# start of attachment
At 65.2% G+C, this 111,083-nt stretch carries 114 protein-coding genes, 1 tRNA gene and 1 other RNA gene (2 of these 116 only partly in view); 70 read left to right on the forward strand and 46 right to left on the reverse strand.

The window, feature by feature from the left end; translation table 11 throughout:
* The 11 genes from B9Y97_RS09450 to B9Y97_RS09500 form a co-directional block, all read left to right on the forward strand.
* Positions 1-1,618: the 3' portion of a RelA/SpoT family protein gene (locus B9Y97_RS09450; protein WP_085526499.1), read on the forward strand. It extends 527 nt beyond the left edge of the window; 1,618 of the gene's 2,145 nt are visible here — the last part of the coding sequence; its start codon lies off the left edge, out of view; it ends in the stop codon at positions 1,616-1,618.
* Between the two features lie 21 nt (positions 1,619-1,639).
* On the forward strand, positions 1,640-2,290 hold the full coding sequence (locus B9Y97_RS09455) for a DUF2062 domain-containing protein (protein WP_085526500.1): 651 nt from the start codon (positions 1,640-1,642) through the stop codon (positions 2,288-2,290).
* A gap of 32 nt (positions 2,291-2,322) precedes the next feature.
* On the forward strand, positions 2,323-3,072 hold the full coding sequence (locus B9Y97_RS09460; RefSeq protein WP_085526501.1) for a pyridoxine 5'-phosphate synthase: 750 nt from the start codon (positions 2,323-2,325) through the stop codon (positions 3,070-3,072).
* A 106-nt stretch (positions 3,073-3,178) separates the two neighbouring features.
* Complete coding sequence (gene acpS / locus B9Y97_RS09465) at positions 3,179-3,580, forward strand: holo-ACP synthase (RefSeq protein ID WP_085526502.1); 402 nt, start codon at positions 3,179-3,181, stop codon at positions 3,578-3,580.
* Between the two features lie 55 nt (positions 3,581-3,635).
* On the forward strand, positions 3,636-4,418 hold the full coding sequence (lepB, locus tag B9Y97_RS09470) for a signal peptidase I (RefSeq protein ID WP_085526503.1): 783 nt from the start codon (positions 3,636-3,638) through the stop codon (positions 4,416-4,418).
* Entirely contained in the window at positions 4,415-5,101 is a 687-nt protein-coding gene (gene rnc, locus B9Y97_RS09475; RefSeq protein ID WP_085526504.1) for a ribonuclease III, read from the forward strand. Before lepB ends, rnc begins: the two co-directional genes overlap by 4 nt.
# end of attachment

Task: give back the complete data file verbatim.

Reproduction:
At 65.2% G+C, this 111,083-nt stretch carries 114 protein-coding genes, 1 tRNA gene and 1 other RNA gene (2 of these 116 only partly in view); 70 read left to right on the forward strand and 46 right to left on the reverse strand.

The window, feature by feature from the left end; translation table 11 throughout:
* The 11 genes from B9Y97_RS09450 to B9Y97_RS09500 form a co-directional block, all read left to right on the forward strand.
* Positions 1-1,618: the 3' portion of a RelA/SpoT family protein gene (locus B9Y97_RS09450; protein WP_085526499.1), read on the forward strand. It extends 527 nt beyond the left edge of the window; 1,618 of the gene's 2,145 nt are visible here — the last part of the coding sequence; its start codon lies off the left edge, out of view; it ends in the stop codon at positions 1,616-1,618.
* Between the two features lie 21 nt (positions 1,619-1,639).
* On the forward strand, positions 1,640-2,290 hold the full coding sequence (locus B9Y97_RS09455) for a DUF2062 domain-containing protein (protein WP_085526500.1): 651 nt from the start codon (positions 1,640-1,642) through the stop codon (positions 2,288-2,290).
* A gap of 32 nt (positions 2,291-2,322) precedes the next feature.
* On the forward strand, positions 2,323-3,072 hold the full coding sequence (locus B9Y97_RS09460; RefSeq protein WP_085526501.1) for a pyridoxine 5'-phosphate synthase: 750 nt from the start codon (positions 2,323-2,325) through the stop codon (positions 3,070-3,072).
* A 106-nt stretch (positions 3,073-3,178) separates the two neighbouring features.
* Complete coding sequence (gene acpS / locus B9Y97_RS09465) at positions 3,179-3,580, forward strand: holo-ACP synthase (RefSeq protein ID WP_085526502.1); 402 nt, start codon at positions 3,179-3,181, stop codon at positions 3,578-3,580.
* Between the two features lie 55 nt (positions 3,581-3,635).
* On the forward strand, positions 3,636-4,418 hold the full coding sequence (lepB, locus tag B9Y97_RS09470) for a signal peptidase I (RefSeq protein ID WP_085526503.1): 783 nt from the start codon (positions 3,636-3,638) through the stop codon (positions 4,416-4,418).
* Entirely contained in the window at positions 4,415-5,101 is a 687-nt protein-coding gene (gene rnc, locus B9Y97_RS09475; RefSeq protein ID WP_085526504.1) for a ribonuclease III, read from the forward strand. Before lepB ends, rnc begins: the two co-directional genes overlap by 4 nt.